This patient is most likely to have plaque psoriasis, the most common form of psoriasis in young adults, with the average age of onset in the early twenties (Dunphy, Winland-Brown, Porter, & Thomas, 2015).)

This patient is most likely to have plaque psoriasis, the most common form of psoriasis in young adults, with the average age of onset in the early twenties (Dunphy, Winland-Brown, Porter, & Thomas, 2015).)

The risk factors for the development of psoriasis are family history. One-third of all patients with psoriasis have a relative with the disease, as in the case study above. When a parent is affected the children have a tendency for an early onset of the condition. Not only that but when both parents are affected the chance increases to forty-one percent of the children having the condition. This patient had an upper respiratory infection prior to the outbreak of the rash; this predisposes her for an outbreak of psoriasis. Even though there is a genetic disposition of the offspring of the parents having the disease, the exact genetic cause is unknown. Research is ongoing regarding the genetic and environmental influences on the cellular effects of the disease (Dunphy, Winland-Brown, Porter, & Thomas, 2015).

The diagnostic tests to order for this patient are a CBC with differential and serum chemistry profile, serum uric acid level, antinuclear antibody titer, and rheumatoid factor. The serum uric acid level may be elevated. Diagnostic procedures are the Psoriasis Area and Severity Index, which evaluates overall severity and BSA involvement, and the Dermatology Life Quality Index. The top three differentials are seborrheic dermatitis, nummular eczema, and atopic dermatitis (Dominic, Bolder, & Golding, 2019)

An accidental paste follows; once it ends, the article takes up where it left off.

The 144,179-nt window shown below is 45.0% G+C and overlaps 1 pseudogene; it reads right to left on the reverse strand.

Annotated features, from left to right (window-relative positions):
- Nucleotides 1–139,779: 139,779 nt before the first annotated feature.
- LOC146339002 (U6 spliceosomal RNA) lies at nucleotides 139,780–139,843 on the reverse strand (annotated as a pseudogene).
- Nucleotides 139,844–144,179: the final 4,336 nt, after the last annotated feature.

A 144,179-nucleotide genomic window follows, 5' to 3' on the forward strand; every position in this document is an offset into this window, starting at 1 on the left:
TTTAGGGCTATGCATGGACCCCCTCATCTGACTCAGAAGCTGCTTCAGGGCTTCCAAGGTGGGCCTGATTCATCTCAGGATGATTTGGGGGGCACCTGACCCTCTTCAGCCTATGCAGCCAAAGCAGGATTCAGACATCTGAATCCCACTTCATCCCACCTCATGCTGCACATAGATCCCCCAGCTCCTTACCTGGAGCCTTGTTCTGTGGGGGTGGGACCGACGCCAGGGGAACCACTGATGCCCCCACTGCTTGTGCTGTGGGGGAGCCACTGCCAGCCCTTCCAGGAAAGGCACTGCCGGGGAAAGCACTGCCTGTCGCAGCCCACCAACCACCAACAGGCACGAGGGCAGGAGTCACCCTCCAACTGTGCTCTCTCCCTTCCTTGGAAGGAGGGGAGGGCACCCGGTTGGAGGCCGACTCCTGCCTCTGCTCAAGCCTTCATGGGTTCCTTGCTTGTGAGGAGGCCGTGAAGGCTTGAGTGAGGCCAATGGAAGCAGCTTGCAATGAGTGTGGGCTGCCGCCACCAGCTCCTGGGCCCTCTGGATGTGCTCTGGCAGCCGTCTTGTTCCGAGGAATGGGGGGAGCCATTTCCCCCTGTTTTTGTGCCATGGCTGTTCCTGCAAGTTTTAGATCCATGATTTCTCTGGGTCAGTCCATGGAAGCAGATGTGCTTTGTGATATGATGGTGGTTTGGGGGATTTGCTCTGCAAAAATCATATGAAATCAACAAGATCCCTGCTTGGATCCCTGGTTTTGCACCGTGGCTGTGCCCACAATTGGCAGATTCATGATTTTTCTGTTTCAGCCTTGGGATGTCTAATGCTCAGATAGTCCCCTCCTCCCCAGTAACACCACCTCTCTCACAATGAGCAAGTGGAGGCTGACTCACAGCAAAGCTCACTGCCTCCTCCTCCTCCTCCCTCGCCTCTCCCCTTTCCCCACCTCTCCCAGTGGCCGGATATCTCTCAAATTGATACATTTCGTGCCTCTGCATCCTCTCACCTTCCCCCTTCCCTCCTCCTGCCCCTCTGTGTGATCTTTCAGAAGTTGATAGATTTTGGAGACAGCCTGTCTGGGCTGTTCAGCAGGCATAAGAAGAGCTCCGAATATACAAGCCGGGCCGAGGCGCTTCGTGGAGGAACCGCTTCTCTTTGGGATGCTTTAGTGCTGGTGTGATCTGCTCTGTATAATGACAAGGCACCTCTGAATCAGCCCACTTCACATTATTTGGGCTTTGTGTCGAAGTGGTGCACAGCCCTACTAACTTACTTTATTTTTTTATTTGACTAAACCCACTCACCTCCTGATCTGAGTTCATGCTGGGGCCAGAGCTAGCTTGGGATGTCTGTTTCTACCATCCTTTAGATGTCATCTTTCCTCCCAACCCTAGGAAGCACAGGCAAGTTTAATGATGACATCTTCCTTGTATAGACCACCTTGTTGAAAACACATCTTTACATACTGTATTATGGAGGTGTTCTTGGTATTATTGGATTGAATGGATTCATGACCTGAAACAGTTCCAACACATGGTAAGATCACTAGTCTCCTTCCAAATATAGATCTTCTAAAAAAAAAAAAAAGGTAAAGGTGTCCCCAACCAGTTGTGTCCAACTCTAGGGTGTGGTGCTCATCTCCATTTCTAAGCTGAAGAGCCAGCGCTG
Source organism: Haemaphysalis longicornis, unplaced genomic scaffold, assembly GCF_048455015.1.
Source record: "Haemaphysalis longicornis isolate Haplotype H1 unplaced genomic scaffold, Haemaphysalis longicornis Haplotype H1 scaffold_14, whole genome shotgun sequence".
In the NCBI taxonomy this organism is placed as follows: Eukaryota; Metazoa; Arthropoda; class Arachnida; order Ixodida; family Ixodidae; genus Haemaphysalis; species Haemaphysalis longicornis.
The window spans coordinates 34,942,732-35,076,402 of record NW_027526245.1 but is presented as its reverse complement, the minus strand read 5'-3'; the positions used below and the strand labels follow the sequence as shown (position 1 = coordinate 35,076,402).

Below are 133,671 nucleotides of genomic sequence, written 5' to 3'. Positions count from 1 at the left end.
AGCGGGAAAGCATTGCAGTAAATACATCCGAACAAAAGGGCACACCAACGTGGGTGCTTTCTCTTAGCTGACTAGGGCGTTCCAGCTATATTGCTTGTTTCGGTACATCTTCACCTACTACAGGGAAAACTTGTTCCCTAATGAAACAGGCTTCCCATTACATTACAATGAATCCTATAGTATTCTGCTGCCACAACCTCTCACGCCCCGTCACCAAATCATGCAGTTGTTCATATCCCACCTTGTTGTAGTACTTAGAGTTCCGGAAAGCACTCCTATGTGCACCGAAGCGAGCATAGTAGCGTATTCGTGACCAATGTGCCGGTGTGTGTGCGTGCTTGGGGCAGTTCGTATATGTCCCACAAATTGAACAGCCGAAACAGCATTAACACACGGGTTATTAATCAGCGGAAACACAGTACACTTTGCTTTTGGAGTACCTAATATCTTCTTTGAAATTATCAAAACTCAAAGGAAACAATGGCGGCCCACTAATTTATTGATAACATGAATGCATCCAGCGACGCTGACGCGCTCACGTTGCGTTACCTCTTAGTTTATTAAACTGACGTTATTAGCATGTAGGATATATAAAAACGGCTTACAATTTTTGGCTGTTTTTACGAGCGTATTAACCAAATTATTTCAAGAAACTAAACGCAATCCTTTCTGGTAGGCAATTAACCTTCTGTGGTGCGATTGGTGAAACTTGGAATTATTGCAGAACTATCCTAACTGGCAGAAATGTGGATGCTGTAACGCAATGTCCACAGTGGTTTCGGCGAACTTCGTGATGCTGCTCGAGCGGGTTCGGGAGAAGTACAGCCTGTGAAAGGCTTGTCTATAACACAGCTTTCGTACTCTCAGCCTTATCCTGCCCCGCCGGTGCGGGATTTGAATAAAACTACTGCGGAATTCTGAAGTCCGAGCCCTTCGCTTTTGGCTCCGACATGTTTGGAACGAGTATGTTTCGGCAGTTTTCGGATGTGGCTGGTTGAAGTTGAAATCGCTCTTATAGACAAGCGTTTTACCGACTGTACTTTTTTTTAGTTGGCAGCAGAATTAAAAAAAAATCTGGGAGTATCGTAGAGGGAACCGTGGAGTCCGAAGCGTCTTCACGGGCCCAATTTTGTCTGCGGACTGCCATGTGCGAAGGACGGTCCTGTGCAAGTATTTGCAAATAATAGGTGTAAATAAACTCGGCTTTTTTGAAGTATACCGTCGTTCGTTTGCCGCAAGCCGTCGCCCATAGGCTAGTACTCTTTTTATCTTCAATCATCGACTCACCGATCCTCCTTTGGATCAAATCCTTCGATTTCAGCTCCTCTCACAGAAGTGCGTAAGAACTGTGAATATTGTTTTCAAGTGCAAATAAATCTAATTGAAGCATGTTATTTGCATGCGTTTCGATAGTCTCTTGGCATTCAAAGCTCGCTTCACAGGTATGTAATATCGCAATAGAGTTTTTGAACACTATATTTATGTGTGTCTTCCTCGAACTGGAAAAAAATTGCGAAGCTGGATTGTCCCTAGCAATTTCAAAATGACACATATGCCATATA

The goal of treatment for the condition of Psoriasis is to identify and avoid triggers. If the condition is mild to moderate keeping the skin hydrated with petrolatum ointments is helpful. Topical corticosteroids are also helpful initially in treating the disease and preventing skin atrophy. In the adult, initial therapy should be corticosteroids with varying potencies. These treatments should not be used longer than 4 weeks (Hendriks… et al, 2013).

Follow-ups should be done to measure the body surface area involvement and to see if the therapy is working. If the therapy is not working alternative treatments should be prescribed or the addition of another agent to treat the condition should be done. If the psoriasis is greater than twenty percent of the body surface area, or severe extremity involvement especially of the hands and feet develops, a referral is needed (Menter, Gottlieb, Feldman, Van Voorhees, Leonardi, Gordon, et al…2008).

References

Domino, F., Baldor, R. A., & Golding, J. (2019). The 5-minute clinical consult. (27th

Ed.). [Mobile application software.] Retrieved from http://itunes.apple.com

Dunphy, L.M., Winland-Brown, J. E., Porter, B. O., & Thomas, D. J. (2015). Primary

care: the art and science of advanced practice nursing. (4th Ed.). Philadelphia, PA. F. A. Davis Company.

Hendriks, A. G., Keijsers, R. R., de Jong, e. M., Seyger, M. M., van de Kerkof, P. C.

(2013). Efficacy and safety of combinations of first-line topical treatments in chronic plaque psoriasis: a systematic literature review. J Eur Acad Dermatol Venereol. 27(8) 931-951. doi:10.1111/jdv.12058

Menter A, Gottlieb A, Feldman SR, Van Voorhees AS, Leonardi CL, Gordon KB,et al.

(2008). Guidelines of care for the management of psoriasis and psoriatic arthritis: Section 1. Overview of psoriasis and guidelines of care for the treatment of psoriasis with biologics. J Am Acad Dermatol. 58(5):826-50.

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